Red Sorghum is seen in a wide lens also. The table is a constant source with wine central to the sharing and its properties are teased in so many processes just as life’s forces. The intoxication taking over and many succumbed to its altered energy.

Zhang Yimou is a Chinese film director, producer, writer and actor, and former cinematographer. He is part of the Fifth Generation of Chinese filmmakers, having made his directorial debut in 1987 with Red Sorghum.

The Empire review below sums up the political point here –

‘But it represented life and death, birth and renewal, and the physicality and humanity of the villagers as much as it did the Party’ – is how the Empire review sums it up as a forceful political essay.

From the Empire review –

https://www.empireonline.com/movies/reviews/red-sorghum-review/

is this extract –

By setting the story in the barren wilderness around the north-eastern Gaomi Township, Zhang departed from the lush southern landscapes that Beijing preferred to see extolled on screen. He also depicted his protagonists in a far from idealised light, as he permitted them to indulge their basest instincts, right down to urinating in the wine vats (which, ironically, improved the flavour). Moreover, by allowing the only avowedly Communist character to perish at the hands of the invading imperialists, Zhang also suggested that the workers resisted their tyranny through their own innate heroism, just as their own labour and ingenuity had revived the fortunes of the winery.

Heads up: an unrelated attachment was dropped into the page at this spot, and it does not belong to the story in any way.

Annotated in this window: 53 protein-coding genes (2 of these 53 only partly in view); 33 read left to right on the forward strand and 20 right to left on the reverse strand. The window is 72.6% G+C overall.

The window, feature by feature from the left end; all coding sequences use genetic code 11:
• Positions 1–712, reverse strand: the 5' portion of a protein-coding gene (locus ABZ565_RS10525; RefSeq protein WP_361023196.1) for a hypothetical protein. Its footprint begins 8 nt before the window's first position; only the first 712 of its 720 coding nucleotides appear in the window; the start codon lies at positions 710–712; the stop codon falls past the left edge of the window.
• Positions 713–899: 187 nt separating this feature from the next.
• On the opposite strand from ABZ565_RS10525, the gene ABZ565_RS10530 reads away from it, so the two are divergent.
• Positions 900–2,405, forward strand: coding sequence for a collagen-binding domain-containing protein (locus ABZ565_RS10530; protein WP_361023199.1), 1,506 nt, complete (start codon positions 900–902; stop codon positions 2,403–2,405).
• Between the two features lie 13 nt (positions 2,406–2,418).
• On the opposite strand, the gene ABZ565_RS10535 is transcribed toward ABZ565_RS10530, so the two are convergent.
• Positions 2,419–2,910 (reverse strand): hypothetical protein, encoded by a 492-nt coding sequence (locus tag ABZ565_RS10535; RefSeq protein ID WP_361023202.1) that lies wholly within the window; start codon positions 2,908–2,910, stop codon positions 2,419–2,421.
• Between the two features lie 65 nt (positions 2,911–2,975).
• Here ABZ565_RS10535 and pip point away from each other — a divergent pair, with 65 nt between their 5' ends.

https://books.google.com/books/about/The_Geography_of_China.html?id=tfVN0Gwx67YC

5#####

John Graham

30 June 2020

Belfast

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This was reviewed after seeing the films again on a domestic screen and still the magic of Cinema creates feelings never touched on by the ingenuity of the creative community. The genius of Cinema is often traumatised by badly conceived forms and weird unrecognisable scripts. But story and the human psyche is a minefield of conflicting ideas. Tread carefully and Be Safe.

A False Dawn by Ursula Burke : A Review

closed

“The sound as an augury of death”

This title is a starting point. I’ve chosen it as it speaks of the anticipation of looking at the new exhibition by Ursula Burke, ‘A False Dawn’. The word anticipation is our expectation ahead of time.